Life on Two Wheels


Caylee Hankins and Grant Martin are a creative couple; she’s a London-based photographer, specialising in lifestyle and fashion, his outlet for art is as a tattoo artist in Maidstone, Kent. But there’s more to their story – and it features motorcycles at its core.


Grant races flat track and is leading the UK Hooligan championship on a Street Rod 750. But Caylee races too – which is how they met, as she explains: “I’ve been riding bikes about 3 years and last year I entered the DirtQuake Rookies heat races, placed first and second and crashed out of the final! But Grant saw me try and go for the win and came over for a chat, and that’s how it all started.”

Grant’s background is motocross, which he did from an early age: “I had no choice, Dad put me on a bike as soon as he could! I raced at national level and spent some time in Australia pursuing a pro-level career. But I got fed up of getting hurt and simply stopped.” The need for speed never really left him though: “A year ago I turned to flat track, with a bike supplied from Maidstone Harley-Davidson which my Dad built in 2 weeks flat. Racing’s always racing – and tough, as it should be – but flat track is way safer than MX. And the scene is great. It’s a grass roots sport, even at national level, with maybe 160 riders and that’s what attracted me to it.”


Caylee agrees: “I think because there aren’t loads of people doing it everybody has time for each other. And while the Hooligan race may be the main event – even the pro-class guys like to watch a load of big V-twins thundering sideways around a track – there are plenty of other races going on and loads of action.”

With 12 bikes on the grid, heat races of 6 laps and a final of 8 laps there’s a reason the Hooligan races are the ones that get the attention. It’s an old-school spectacle mixing skill, bravery and tactical nous on bikes that really take some riding. And the races are sometimes held at night under lights, adding drama for the crowd, and pressure for the riders.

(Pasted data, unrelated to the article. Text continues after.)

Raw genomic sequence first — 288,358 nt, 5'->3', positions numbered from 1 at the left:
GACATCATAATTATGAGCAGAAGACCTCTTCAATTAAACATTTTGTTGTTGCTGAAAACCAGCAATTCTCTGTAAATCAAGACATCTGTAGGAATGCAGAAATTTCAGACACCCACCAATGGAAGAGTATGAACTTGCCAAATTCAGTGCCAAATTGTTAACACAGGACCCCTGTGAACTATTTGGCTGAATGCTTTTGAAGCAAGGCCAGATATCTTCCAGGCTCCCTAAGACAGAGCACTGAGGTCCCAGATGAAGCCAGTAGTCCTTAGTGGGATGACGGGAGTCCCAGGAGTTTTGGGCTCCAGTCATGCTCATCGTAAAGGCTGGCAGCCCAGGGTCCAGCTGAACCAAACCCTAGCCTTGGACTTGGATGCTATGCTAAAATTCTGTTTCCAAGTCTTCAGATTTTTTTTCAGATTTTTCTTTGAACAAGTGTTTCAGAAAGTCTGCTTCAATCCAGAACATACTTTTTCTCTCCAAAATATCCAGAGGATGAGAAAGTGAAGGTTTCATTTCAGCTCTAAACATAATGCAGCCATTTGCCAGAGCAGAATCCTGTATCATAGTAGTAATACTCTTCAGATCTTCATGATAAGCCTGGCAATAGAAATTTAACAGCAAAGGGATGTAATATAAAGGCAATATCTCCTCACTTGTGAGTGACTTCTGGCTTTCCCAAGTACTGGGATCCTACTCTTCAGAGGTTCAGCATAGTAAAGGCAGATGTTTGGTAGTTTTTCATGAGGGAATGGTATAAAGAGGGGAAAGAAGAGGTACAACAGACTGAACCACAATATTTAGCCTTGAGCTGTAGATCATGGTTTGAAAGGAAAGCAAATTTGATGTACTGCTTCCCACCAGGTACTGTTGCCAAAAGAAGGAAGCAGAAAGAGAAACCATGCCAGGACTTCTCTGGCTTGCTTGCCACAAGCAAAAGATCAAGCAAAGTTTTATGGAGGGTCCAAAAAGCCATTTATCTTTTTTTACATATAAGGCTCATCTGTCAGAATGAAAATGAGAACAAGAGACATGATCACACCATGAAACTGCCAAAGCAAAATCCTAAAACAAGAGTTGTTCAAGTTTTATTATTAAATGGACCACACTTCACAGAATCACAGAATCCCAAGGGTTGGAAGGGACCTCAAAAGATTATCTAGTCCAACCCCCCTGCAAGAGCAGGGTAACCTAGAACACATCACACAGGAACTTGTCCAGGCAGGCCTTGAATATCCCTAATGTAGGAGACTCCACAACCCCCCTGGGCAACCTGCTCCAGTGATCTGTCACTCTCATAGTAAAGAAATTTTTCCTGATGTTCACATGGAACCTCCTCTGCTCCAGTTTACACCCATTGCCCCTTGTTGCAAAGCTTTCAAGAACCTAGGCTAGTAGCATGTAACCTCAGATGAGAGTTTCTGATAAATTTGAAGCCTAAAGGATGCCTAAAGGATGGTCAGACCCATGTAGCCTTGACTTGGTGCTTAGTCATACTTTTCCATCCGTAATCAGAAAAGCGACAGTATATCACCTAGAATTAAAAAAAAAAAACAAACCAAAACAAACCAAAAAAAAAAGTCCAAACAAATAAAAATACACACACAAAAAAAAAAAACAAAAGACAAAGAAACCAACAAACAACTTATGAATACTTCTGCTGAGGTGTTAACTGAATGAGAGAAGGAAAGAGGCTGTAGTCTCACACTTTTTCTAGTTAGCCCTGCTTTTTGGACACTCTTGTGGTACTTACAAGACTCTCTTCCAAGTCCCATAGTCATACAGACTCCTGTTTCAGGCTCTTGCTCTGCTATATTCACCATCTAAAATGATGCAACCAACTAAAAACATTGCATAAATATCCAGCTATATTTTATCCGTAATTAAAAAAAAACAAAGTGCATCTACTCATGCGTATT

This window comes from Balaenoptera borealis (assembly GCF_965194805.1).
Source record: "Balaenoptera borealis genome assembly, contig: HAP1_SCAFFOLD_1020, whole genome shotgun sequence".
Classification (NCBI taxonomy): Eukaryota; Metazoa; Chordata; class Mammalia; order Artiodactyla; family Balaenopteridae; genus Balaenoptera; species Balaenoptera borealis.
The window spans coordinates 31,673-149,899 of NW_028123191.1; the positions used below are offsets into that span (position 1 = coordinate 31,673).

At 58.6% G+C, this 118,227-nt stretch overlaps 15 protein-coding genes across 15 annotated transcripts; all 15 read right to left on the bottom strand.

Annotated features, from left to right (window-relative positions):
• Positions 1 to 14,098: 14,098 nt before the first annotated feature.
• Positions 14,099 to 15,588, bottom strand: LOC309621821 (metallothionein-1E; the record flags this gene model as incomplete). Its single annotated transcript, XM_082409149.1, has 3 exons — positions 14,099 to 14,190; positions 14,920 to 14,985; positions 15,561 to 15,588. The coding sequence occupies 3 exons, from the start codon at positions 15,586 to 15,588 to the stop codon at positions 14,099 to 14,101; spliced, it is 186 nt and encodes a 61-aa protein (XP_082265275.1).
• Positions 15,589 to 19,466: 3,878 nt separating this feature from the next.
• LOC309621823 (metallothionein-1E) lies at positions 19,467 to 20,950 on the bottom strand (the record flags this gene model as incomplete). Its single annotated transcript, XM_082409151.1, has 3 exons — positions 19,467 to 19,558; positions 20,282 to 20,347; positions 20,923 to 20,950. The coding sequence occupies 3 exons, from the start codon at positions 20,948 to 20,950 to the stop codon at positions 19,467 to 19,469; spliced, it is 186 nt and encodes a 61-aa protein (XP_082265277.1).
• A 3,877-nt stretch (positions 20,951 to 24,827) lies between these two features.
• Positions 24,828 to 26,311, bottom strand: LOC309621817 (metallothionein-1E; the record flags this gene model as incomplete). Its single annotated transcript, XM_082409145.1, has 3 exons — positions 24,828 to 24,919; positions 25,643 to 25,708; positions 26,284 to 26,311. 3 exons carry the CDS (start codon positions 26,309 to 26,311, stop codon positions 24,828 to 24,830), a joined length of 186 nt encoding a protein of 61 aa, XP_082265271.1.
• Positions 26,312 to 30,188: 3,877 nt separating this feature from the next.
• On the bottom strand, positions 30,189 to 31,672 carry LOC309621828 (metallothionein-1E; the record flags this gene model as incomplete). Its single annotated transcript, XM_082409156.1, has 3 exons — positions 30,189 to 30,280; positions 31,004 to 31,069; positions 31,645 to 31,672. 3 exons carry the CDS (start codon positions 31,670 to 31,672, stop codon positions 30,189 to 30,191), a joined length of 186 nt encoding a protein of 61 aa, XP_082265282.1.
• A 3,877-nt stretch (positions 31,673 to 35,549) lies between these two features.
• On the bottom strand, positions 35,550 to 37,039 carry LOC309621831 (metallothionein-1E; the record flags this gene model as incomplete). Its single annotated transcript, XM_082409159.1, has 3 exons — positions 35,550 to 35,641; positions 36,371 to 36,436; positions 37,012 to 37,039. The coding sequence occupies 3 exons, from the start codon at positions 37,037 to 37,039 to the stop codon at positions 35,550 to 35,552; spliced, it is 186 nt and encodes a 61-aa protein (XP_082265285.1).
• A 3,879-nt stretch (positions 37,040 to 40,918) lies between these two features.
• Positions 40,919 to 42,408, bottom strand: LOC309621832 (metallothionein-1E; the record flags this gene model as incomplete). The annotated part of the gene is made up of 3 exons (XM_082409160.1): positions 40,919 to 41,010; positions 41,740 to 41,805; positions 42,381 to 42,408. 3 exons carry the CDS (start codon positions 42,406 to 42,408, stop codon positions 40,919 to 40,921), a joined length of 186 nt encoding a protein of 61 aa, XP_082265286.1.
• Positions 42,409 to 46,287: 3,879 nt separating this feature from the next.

Grant’s impressive skill set was on display at the Harley-Davidson Ride, Ride, Slide! international press event, held in Croatia, in March. It saw the world’s motorcycle journalists take part in a 3-day Harley riding experience – a day touring with Road and Street Glides, a day carving corners on the new 2018 Iron 1200 and 48 Special and then a full day discovering flat track on heavily modified Street Rod 750s with tuition from Grant and ex-WSB and MotoGP star Ruben Xaus.

Grant loved being involved: “It was great to interact with the journalists and hear their stories. And for most of them it was their first flat track experience and to watch them progress, from super-nervous in the morning to fully committed in the afternoon was awesome. I love sharing knowledge, and in MX nobody does, but this was so cool. Every day I got a new set of people to ride with and by the end I was overwhelmed with just how good so many of the riders got.”


Both Caylee and Grant also had time to step away from the track, and ride Croatia’s winding back roads together on the two new Sportsters. Grant owned a Forty-Eight for a couple of years and was impressed by what Harley have done with the new Forty-Eight Special: “The way the new bike is set up now, with the mini-apes, is exactly what I did with mine, and it’s great to see a manufacturer looking at what people are doing out in the world, away from the dealership, and responding.”

Caylee was also captivated with the Forty-Eight Special’s abilities: “It handles corners so well, and the throttle feel is special. I felt comfortable on it straight away and got used to the feet-forward riding position quickly. I could manage the bike well too, its low centre of gravity really helped.”

Grant liked the Iron 1200’s simplicity of style: “It’s a sharp bike out of the box, and they’ve cleaned everything up that an owner normally has to sort. It’s just as good as the Forty-Eight Special but feels different, with the riding position and skinnier tyres. And we shared a really cool time after riding both all day – we stopped out in the middle of nowhere up high, by a wind farm, and looked down with mountains behind us. It was so quiet, and breath-taking.”

A thought echoed by Caylee: “We were completely lost in that moment, switched off from the rest of the world and in a beautiful zone. That’s what motorcycles can do; they’re transport, of course but so much more than that. And they take you places you’d never otherwise get to, in a way that’s so more alive than anything else. Coming from London I’m always second-guessing cars around me, but here it’s so free. The good tarmac (with no traffic) the friendly local people, the amazing weather… it’s been a wonderful time.”

It’s bikes or nothing for these two. They ride and race together for pleasure and are planning a future that revolves around motorcycles, both professionally and personally. Travel is high on the agenda: the USA, South America and especially India are on the cards, someday when they’ve hung up their racing leathers. They plan to live a life on two wheels, or as Caylee so neatly sums it up: “We just want to eat, sleep and ride…” And why not.